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The dowel centers would give you the mark for drilling but you still have to line them up. I would try four 2x blocks screwed to a piece of plywood. Two forming the outside corner and two forming the inside corner at a right angle. The ends of the rail and return should fit snug into them. drill the rail, set the center and slide the return in and tap with a hammer. The point should mark the exact spot to drill. At 100 years old I would use a depth stop on the bit or at least a wrapping of tape so you don't go through. An ounce of preparation is worth a pound of cure.
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Old 03-22-2013, 01:42 PM   #10
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Is the end of the return hidden against a wall? If so, I'd glue it and clamp it, then drill from the end of the return and install a couple of hidden screws. That is assuming that the return isn't too long.
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Old 03-22-2013, 09:58 PM   #11
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I just glue the return on and drill pilot holes, then screw them together from the face side, because the returns are long. The screws clamp the two pieces together.

Then later you can remove the screws and you won't have much of a hole to fill.
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Old 03-23-2013, 12:19 AM   #12
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I have not decided how to do the returns, the returns are going into a stud in the wall, through plaster. I will either cut them at 45 degrees, or the simple 90 degree cut. These will have some sort of clear stain, or just urethane. No wood filler, no plugs, just tight fitting joints. So far, I am thinking of building that jig setup with the dowel centers. I figured to be dead on that would be the way to get it right. If that fails, probably glue and brads. I have been checking out many handrails and the methods of using hidden screws and screwing through the returns is what is most commonly used. It looks real good, even with stain. But I want something real nice that I managed to do myself, in my own house. Every time I go up and down the stairs I will grab that rail with pride.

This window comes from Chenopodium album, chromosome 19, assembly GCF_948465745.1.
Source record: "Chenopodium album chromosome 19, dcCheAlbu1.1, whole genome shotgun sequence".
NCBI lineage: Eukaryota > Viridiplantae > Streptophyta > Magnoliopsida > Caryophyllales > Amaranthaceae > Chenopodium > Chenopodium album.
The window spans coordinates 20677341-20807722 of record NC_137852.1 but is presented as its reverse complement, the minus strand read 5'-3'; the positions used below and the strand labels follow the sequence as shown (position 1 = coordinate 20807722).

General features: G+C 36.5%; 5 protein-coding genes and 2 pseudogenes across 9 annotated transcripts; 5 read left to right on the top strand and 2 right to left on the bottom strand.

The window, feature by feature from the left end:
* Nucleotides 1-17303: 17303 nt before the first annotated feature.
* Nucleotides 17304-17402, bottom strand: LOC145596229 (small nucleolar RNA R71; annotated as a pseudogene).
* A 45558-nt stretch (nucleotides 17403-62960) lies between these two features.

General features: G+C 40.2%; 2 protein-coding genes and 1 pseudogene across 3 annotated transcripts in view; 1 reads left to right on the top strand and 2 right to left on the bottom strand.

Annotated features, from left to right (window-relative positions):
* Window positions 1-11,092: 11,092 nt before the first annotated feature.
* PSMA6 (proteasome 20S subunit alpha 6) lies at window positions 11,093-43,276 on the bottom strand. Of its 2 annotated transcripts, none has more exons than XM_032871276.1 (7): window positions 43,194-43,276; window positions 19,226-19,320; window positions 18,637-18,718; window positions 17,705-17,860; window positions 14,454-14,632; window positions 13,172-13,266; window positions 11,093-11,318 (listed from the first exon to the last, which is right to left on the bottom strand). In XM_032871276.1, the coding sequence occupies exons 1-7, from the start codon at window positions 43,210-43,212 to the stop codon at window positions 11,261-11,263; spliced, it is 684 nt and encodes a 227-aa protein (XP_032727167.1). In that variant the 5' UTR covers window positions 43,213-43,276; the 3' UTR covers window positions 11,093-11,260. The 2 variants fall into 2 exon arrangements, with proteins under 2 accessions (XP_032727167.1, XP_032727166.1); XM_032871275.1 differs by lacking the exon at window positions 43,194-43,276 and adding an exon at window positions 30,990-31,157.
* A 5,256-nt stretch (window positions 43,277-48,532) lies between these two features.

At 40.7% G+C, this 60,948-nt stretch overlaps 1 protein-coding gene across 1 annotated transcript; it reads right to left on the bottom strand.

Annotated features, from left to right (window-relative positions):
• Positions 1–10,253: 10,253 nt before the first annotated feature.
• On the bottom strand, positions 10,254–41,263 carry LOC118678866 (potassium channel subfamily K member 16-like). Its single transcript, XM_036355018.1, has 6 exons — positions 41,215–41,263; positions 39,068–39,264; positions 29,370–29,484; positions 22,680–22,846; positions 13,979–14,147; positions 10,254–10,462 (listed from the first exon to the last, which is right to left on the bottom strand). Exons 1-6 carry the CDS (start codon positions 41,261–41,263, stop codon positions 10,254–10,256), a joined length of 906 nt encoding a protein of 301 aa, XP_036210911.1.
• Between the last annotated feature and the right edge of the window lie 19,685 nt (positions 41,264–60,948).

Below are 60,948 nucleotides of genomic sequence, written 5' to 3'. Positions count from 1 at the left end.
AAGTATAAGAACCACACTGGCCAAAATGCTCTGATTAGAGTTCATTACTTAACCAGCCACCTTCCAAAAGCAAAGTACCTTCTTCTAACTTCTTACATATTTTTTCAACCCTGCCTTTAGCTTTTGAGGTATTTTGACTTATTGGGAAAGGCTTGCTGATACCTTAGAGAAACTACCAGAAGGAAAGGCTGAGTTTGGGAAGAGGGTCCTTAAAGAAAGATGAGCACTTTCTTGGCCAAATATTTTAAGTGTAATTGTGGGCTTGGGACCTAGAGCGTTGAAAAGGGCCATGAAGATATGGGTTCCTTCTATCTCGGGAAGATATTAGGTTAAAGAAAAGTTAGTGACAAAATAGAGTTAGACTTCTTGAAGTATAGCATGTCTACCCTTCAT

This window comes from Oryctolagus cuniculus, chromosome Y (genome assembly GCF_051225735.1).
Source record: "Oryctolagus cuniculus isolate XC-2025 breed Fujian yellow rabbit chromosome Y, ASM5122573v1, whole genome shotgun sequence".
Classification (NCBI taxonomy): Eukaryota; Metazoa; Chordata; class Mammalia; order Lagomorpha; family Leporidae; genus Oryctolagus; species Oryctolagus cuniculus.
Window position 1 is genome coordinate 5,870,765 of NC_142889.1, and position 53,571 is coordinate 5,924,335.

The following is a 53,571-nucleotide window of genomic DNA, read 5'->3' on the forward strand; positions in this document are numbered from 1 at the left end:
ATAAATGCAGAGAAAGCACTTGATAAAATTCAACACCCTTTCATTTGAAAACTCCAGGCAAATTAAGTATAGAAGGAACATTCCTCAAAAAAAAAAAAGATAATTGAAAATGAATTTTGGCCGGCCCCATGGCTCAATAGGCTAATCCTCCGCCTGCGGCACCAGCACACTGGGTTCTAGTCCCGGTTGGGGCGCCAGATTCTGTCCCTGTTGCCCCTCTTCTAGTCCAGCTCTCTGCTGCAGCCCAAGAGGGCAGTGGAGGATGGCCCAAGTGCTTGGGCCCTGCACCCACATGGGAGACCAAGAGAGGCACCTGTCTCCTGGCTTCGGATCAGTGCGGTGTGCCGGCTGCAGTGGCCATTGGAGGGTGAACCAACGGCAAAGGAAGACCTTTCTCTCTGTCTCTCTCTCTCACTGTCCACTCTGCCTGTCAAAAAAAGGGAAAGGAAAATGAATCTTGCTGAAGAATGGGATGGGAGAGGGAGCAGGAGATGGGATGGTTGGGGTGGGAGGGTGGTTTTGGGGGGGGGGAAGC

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Old 03-23-2013, 07:01 AM   #13
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This is a return that I did a few years ago. I think I used a screw and some finish nails along with yellow glue. I had to tune the cut on my compound miter saw a few times.
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Old 03-23-2013, 10:56 AM   #14
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Response Number 2 is the first and best answer, unless your condition does not lend itself to their use. I would then use hot melt to set, and pocket screws to secure.
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Old 03-23-2013, 11:26 AM   #15
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Would never use hot melt glue on a joint. It doesn't penetrate the pores and will never be a tight joint. Pocket holes will leave ugly holes. Glue and nail is common practice. For stronger joint you can screw and plug, making sure screw is on least visible side and that your plug is taken from a cutoff of the same rail. Dowels will work fine if you have time to spend I guess, but just doesn't seem necessary. You could use a spring bolt too.